Resources to Consider

Good morning, Class of 2025!

I hope this communication finds you well. Some items that may be of interest to you:

  1. Employment. Interested in obtaining a part-time job? Be sure to utilize Handshake or visit the Gordon Career Center to learn about employment opportunities.
  1. SHAPE: The Office of Support, Healing, Activism, and Prevention Education (SHAPE) has created a series of events in October to raise awareness about dating violence in our community and beyond. See their blog to learn more.
  1. Department Open Houses: Though you will not declare your major until second semester of your sophomore year, some of you may already have an idea of what you want to study. Visiting a department open house can provide a lot of insight into various majors. See the schedule for department open houses that run in October and November here.

I’ve enjoyed meeting with many of you over the past couple of weeks. Don’t forget to check out your class photo. As a reminder, those who visit my office and show me where they are in the photo will get a small takeaway for stopping by. Get that Wes swag!

Dean Dunn

How to Study On Campus Workshop TOMORROW 9/30 12pm

Class of 2025! Be sure to attend the workshop How to Study On Campus provided by the Academic Peer Advisors:

  • Thursday, 9/30 at 12pm in Usdan 108
  • Learn about:
    • Best spots to study on campus – some you may not know about yet!
    • Essential study tips
    • Time management strategies
    • Credit/Unsatisfactory and A-F Course Grading (grading options due Friday 10/1 at 5pm for courses with student grading option on WesPortal)
  • And don’t forget, free Wesleyan swag!

Feel free to bring your lunch or a snack and eat while you learn!

Welcome Class of 2025!

Hello Class of 2025 –

I hope your first week of classes has been enjoyable! There is so much excitement in the air as I watch many of you head to classes, stop by various administrative offices and interact with each other on the green outside my office (North College 202).

As I shared with many of you during our Giving Good Advice session hosted by the Academic Peer Advisors during orientation, I want you to consider three challenges this year:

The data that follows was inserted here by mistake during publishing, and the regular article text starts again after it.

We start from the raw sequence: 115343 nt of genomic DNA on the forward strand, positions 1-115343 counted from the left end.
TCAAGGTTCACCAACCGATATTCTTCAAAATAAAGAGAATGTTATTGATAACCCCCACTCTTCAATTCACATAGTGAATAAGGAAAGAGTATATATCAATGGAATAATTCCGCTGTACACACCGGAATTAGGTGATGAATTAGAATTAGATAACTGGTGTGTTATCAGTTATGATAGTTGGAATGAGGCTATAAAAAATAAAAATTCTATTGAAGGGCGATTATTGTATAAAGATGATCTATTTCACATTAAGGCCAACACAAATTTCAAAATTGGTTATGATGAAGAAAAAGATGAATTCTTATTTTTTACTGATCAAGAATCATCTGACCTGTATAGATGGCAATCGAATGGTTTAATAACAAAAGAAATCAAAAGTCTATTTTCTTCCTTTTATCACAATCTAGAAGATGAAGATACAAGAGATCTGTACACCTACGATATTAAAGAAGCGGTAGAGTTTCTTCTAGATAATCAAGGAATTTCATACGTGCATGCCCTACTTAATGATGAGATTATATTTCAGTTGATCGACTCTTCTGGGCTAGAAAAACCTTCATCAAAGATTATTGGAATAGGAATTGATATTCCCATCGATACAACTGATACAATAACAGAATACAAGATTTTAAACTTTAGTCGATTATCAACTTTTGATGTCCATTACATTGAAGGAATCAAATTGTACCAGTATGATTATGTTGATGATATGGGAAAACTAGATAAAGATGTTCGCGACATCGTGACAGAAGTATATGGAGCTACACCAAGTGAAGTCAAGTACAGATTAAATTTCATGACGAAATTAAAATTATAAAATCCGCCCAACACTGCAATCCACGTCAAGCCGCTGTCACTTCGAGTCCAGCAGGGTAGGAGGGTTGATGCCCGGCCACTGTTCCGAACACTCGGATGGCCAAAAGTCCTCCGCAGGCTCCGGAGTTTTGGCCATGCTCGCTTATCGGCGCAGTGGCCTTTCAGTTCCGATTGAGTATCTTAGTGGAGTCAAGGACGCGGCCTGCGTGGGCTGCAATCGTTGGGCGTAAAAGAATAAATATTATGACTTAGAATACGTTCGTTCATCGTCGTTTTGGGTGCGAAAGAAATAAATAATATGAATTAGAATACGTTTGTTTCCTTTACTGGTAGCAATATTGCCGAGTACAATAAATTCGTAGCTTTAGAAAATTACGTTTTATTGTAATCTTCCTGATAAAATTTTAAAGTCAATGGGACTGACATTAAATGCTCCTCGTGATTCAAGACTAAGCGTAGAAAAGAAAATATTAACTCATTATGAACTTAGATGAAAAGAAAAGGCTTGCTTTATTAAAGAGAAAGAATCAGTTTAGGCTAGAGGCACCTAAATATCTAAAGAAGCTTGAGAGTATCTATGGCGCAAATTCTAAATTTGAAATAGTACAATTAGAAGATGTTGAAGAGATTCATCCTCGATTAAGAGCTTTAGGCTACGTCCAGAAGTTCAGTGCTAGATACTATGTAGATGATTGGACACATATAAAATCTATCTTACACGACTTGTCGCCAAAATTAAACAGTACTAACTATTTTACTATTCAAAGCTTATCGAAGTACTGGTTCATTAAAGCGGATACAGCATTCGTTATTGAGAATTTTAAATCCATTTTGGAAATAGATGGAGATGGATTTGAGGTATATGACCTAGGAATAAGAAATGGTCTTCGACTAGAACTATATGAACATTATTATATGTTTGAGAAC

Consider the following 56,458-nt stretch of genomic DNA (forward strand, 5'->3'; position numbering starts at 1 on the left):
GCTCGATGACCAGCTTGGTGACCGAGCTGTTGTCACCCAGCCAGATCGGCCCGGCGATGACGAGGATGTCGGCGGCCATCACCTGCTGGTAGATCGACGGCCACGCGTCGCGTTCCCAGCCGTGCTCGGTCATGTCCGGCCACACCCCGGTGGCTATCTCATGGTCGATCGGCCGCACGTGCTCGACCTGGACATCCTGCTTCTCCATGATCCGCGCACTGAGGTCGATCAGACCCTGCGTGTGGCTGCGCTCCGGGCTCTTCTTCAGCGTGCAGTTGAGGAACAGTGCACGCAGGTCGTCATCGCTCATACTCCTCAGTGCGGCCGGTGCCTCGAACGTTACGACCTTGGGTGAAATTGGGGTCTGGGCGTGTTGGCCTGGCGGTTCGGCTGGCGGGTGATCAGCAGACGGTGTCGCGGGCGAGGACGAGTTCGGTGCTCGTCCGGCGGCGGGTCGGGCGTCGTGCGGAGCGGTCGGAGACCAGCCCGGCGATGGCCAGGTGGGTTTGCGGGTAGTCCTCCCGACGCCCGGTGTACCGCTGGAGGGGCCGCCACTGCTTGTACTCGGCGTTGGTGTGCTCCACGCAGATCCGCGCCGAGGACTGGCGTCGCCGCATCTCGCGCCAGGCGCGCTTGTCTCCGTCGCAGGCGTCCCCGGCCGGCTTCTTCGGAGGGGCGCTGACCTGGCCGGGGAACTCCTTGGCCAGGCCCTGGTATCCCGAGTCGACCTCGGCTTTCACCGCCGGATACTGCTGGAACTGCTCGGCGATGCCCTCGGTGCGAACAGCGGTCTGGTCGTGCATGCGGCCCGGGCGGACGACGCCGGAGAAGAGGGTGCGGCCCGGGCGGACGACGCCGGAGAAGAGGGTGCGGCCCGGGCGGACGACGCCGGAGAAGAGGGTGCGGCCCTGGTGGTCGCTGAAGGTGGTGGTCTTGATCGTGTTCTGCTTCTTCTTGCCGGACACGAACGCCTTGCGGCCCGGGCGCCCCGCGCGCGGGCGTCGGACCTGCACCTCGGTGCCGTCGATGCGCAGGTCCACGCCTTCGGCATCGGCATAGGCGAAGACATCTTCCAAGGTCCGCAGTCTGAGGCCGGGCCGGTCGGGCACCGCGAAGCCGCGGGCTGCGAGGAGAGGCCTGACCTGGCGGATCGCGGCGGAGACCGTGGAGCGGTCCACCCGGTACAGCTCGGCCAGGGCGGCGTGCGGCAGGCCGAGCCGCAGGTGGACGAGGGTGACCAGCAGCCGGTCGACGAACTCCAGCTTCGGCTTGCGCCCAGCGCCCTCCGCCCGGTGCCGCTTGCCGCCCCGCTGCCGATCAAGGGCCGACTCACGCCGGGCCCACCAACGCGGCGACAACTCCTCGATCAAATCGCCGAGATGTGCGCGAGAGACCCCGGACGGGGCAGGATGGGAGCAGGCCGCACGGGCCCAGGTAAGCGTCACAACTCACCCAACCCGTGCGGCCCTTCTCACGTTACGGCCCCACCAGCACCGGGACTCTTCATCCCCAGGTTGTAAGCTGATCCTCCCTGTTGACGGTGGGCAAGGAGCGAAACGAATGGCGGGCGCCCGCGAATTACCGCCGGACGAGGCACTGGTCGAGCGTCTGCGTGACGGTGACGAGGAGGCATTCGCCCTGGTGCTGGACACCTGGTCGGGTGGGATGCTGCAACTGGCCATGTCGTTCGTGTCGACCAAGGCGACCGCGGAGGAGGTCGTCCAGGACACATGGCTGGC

1. Be Engaged
  2. Be Open-Minded
  3. Be Comfortable Being Uncomfortable

Continue to be engaged by participating in class discussions. Introduce yourself to your classmates and to other community members you see in the dining halls. Participate in all that Wesleyan has to offer academically and co-curricularly including the Student Involvement Fair this Friday 9/10 from 2pm – 5pm in the tent behind Usdan.

Be open-minded to new experiences both in and out of the classroom. Wesleyan’s open curriculum is perfect to explore courses in so many disciplines including disciplines that may not be your eventual major. You faculty advisor is an incredible resources for you. For peer support, our Academic Peer Advisors are also a great resource to help you explore various course options; they will host a series of workshops this fall focused on supporting you in your first year – more information to follow soon.

Be comfortable being uncomfortable. You are experiencing so much right now in your transition to Wesleyan; naturally, change can sometimes cause some discomfort. It’s important to recognize you are not alone in feeling this way. There are many resources on campus to support you in this transition including me as your Class Dean. While the transition may not be perfect or may not look like you expected it to, we grow significantly as individuals when we face challenges such as this one – you’re a Wesleyan student now and I am confident you will see much success during your time here and beyond!